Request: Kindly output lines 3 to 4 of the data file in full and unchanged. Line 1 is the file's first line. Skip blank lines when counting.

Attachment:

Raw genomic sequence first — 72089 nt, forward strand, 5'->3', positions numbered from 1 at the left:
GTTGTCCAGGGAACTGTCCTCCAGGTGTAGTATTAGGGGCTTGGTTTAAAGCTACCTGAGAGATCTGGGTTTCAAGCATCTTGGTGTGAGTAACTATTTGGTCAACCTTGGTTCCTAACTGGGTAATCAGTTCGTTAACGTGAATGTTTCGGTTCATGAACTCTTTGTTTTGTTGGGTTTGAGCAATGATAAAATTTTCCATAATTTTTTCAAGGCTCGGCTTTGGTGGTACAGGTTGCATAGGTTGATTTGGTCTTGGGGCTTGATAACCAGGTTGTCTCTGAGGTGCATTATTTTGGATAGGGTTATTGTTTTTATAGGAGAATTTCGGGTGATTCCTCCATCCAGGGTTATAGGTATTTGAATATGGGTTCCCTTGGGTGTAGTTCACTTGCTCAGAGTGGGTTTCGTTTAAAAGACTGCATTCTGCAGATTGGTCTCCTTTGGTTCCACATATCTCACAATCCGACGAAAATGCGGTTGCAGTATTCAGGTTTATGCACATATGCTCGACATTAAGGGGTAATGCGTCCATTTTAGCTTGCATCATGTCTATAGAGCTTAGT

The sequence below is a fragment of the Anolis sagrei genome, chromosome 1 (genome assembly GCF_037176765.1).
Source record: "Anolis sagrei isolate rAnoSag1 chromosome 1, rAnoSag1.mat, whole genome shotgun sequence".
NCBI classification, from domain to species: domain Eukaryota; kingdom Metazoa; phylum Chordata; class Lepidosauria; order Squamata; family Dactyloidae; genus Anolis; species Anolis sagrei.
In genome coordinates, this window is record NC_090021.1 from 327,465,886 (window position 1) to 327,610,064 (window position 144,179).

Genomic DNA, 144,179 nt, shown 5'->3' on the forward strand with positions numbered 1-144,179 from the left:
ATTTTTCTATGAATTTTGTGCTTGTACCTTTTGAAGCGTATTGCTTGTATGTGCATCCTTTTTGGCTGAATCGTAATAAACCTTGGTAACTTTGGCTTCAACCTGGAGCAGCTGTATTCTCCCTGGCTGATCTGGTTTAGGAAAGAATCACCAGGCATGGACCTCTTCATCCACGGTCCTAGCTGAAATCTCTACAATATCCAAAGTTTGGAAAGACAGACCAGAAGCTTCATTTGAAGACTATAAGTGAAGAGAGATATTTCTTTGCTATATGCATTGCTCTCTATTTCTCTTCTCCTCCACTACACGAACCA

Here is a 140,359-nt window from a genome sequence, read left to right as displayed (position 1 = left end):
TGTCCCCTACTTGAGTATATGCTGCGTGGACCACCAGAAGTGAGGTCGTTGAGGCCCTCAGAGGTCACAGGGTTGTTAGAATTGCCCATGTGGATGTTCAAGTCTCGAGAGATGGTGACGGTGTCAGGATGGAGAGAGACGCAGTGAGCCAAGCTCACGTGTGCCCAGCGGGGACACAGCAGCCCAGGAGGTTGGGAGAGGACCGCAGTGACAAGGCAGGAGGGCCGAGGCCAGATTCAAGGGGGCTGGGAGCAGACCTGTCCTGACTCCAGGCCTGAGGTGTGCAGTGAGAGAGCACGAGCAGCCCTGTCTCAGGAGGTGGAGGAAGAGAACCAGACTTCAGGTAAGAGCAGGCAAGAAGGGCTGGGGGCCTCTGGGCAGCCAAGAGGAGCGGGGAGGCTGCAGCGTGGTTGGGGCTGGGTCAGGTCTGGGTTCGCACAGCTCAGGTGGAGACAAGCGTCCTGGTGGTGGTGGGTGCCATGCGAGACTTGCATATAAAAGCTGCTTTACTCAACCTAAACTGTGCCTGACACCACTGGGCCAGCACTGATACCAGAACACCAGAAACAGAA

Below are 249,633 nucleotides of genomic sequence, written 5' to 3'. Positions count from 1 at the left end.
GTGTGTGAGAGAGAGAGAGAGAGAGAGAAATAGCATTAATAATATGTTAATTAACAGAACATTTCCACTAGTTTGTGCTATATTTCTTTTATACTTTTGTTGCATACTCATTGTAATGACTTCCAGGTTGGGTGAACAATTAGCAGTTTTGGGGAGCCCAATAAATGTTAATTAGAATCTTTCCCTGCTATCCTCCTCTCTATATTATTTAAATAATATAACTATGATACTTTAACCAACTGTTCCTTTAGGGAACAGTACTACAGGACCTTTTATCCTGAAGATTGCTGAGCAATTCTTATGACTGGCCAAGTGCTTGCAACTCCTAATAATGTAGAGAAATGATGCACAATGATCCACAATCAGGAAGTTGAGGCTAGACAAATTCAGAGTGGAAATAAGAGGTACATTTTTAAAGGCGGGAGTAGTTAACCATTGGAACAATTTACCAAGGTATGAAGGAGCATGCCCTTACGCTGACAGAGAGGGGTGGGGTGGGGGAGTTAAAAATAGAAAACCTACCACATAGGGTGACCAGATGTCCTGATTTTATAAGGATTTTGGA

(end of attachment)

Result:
The sequence below is a fragment of the Anolis sagrei genome, chromosome 1 (genome assembly GCF_037176765.1).
Source record: "Anolis sagrei isolate rAnoSag1 chromosome 1, rAnoSag1.mat, whole genome shotgun sequence".